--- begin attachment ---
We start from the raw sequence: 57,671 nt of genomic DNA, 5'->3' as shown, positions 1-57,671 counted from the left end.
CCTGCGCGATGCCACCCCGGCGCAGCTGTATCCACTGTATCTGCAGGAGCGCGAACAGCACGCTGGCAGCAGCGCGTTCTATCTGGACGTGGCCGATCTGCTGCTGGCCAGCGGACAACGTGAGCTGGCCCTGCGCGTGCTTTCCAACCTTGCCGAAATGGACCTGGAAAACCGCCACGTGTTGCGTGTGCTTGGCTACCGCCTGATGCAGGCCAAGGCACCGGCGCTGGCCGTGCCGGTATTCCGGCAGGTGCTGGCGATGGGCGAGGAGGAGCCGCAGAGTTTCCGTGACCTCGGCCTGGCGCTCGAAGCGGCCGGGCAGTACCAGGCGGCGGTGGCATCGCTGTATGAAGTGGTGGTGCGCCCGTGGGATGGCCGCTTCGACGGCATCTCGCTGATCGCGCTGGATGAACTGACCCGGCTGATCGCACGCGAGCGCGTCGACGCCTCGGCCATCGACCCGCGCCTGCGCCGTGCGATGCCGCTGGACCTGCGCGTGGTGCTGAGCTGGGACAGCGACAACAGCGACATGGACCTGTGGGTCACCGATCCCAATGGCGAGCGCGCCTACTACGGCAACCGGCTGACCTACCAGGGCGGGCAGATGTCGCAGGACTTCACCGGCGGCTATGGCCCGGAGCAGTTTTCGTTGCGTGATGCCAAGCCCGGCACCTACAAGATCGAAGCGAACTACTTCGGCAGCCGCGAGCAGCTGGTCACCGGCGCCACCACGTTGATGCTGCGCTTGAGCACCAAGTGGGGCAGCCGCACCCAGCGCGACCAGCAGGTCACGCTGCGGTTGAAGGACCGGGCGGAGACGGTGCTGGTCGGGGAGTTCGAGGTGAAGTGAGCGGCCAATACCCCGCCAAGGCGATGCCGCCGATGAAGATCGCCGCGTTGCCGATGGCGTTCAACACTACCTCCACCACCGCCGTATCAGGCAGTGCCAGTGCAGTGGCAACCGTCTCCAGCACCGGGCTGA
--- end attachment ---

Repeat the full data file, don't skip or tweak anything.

We start from the raw sequence: 57,671 nt of genomic DNA, 5'->3' as shown, positions 1-57,671 counted from the left end.
CCTGCGCGATGCCACCCCGGCGCAGCTGTATCCACTGTATCTGCAGGAGCGCGAACAGCACGCTGGCAGCAGCGCGTTCTATCTGGACGTGGCCGATCTGCTGCTGGCCAGCGGACAACGTGAGCTGGCCCTGCGCGTGCTTTCCAACCTTGCCGAAATGGACCTGGAAAACCGCCACGTGTTGCGTGTGCTTGGCTACCGCCTGATGCAGGCCAAGGCACCGGCGCTGGCCGTGCCGGTATTCCGGCAGGTGCTGGCGATGGGCGAGGAGGAGCCGCAGAGTTTCCGTGACCTCGGCCTGGCGCTCGAAGCGGCCGGGCAGTACCAGGCGGCGGTGGCATCGCTGTATGAAGTGGTGGTGCGCCCGTGGGATGGCCGCTTCGACGGCATCTCGCTGATCGCGCTGGATGAACTGACCCGGCTGATCGCACGCGAGCGCGTCGACGCCTCGGCCATCGACCCGCGCCTGCGCCGTGCGATGCCGCTGGACCTGCGCGTGGTGCTGAGCTGGGACAGCGACAACAGCGACATGGACCTGTGGGTCACCGATCCCAATGGCGAGCGCGCCTACTACGGCAACCGGCTGACCTACCAGGGCGGGCAGATGTCGCAGGACTTCACCGGCGGCTATGGCCCGGAGCAGTTTTCGTTGCGTGATGCCAAGCCCGGCACCTACAAGATCGAAGCGAACTACTTCGGCAGCCGCGAGCAGCTGGTCACCGGCGCCACCACGTTGATGCTGCGCTTGAGCACCAAGTGGGGCAGCCGCACCCAGCGCGACCAGCAGGTCACGCTGCGGTTGAAGGACCGGGCGGAGACGGTGCTGGTCGGGGAGTTCGAGGTGAAGTGAGCGGCCAATACCCCGCCAAGGCGATGCCGCCGATGAAGATCGCCGCGTTGCCGATGGCGTTCAACACTACCTCCACCACCGCCGTATCAGGCAGTGCCAGTGCAGTGGCAACCGTCTCCAGCACCGGGCTGA